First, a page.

HOUSTON - Prostate cancer is the second most commonly diagnosed cancer in American men, and most prostate cancers are found before they ever cause any symptoms.
Since September is National Prostate Cancer Awareness Month, this is a good time to bring attention to the importance of an annual screening and the age at which men should start getting screening tests.
"The American Urological Association recommends annual screening for age 55 to age 69. Now, there are some exceptions to that rule. Somebody with a family history of prostate cancer may need to have screening at an earlier age, and some of our very healthy men, marathon runners, may want to extend that screening beyond age 70, as well," said Dr. Samit Soni, urologist at Memorial Hermann Memorial City Medical Center, who visited the Houston Life studio to give more insight into this condition.
"One in 9 men will be diagnosed with prostate cancer over their lifetime, so it's very common. Also, it's important to know that death from prostate cancer is a very significant issue," said Soni.
Because prostate cancer can be asymptomatic in the early stages, getting screened after age 55 is key, but there are still signs to discuss with a urologist for further evaluation.
"A lot of the symptoms that men can have are not showing up, but there are a few things to be kind of worried about, like frequent urination, incomplete emptying. Sometimes prostate cancer can cause back pain," said Dr. Shariq Khwaja, a radiation oncologist with Memorial Hermann Memorial City Medical Center, who emphasized that men should not be embarrassed or scared to have that conversation with their physicians.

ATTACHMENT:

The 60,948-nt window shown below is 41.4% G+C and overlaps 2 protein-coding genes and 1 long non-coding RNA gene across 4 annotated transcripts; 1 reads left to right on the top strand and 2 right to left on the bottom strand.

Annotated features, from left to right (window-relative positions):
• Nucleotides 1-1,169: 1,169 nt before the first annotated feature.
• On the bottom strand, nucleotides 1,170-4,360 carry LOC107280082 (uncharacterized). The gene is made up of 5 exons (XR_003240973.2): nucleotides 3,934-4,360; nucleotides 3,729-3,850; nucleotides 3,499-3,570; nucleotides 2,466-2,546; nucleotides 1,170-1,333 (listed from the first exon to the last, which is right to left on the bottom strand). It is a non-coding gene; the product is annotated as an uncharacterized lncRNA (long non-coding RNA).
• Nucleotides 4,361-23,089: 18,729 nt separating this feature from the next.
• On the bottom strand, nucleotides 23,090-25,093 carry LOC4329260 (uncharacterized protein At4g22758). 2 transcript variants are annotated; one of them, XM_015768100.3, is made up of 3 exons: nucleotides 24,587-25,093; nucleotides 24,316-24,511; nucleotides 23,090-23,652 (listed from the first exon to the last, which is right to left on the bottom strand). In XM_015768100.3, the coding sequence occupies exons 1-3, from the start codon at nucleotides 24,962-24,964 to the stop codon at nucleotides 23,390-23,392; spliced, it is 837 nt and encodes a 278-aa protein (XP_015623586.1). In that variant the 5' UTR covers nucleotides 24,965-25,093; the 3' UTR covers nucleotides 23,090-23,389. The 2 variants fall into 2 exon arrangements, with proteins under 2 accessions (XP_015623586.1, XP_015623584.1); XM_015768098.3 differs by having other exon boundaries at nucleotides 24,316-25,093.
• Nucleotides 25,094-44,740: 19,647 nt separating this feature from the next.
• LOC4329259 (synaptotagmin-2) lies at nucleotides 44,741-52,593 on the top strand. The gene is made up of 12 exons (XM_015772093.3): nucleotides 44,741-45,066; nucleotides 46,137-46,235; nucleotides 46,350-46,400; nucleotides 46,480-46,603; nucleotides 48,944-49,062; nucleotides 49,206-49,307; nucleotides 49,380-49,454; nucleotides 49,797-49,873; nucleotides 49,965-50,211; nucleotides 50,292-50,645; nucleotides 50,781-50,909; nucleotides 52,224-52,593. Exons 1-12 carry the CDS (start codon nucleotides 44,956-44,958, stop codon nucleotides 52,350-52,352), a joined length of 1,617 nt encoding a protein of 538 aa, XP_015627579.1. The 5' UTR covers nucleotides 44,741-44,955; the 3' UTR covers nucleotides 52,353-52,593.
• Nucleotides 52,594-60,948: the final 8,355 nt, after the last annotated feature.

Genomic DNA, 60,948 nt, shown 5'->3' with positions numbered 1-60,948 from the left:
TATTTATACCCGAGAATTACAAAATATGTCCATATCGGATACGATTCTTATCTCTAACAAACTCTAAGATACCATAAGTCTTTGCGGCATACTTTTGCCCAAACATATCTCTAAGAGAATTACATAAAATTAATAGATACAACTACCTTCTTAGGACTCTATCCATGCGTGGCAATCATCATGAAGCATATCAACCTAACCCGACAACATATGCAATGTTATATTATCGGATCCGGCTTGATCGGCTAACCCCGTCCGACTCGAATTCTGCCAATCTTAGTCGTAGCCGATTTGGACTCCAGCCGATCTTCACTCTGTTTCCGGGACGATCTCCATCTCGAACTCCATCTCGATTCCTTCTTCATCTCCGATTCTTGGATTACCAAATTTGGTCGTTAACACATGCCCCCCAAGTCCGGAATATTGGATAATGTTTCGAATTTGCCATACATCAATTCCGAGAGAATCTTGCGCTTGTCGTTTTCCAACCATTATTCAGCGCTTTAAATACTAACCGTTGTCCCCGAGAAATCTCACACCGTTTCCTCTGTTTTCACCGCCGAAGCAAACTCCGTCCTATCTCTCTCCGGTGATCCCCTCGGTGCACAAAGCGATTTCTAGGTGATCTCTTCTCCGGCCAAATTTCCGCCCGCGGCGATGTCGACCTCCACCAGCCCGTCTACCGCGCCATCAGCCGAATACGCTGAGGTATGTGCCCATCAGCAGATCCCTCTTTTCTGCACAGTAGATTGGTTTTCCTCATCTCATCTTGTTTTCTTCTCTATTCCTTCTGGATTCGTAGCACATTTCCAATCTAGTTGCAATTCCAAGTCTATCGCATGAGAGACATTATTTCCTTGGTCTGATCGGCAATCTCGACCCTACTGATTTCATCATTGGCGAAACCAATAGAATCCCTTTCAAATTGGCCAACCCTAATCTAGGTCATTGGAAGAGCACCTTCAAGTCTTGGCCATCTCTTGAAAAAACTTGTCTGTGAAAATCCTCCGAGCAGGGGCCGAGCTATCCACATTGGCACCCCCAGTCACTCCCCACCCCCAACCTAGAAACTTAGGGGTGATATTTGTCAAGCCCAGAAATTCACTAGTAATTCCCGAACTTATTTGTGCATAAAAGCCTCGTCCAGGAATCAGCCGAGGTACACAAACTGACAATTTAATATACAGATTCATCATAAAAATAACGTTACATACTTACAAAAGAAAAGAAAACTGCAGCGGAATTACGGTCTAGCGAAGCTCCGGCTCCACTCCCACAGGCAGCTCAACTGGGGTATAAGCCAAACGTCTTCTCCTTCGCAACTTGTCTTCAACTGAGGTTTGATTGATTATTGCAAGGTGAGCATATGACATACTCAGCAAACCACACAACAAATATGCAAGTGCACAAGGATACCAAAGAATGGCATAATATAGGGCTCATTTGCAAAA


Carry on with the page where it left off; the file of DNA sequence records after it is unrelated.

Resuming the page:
"These are discussion that patients should be having with their primary care doctor, your urologist of when to get the PSA ( prostate-specific antigen) blood test, because ultimately, just like any doctor out there, the earlier you found it, the earlier you detect it, the more treatment options you have and more time you have," said Khwaja.
If you or a loved one need treatment, Memorial Hermann Memorial City Medical Center offers advanced treatment with less bleeding, quicker recovery and cancer control equal to, if not better than, open surgery.
"One of the unique things we have at Memorial Hermann at Memorial City is a unique partnership with urology, and it's really developing a personalized care plan for prostate cancer. It's not a one-size-fits-all, it's finding the right treatment for the right patient at the right time," said Khwaja.
Memorial Hermann is inviting everyone to the Prostate Cancer Informational Seminar and Breakfast happening Saturday, Sept. 21, at 9 30 a.m. at Memorial Hermann Memorial City Medical Center.
To register, call 833-770-7771 or visit memorialhermann.org/prostate-cancer.
Sponsored by Memorial Hermann.
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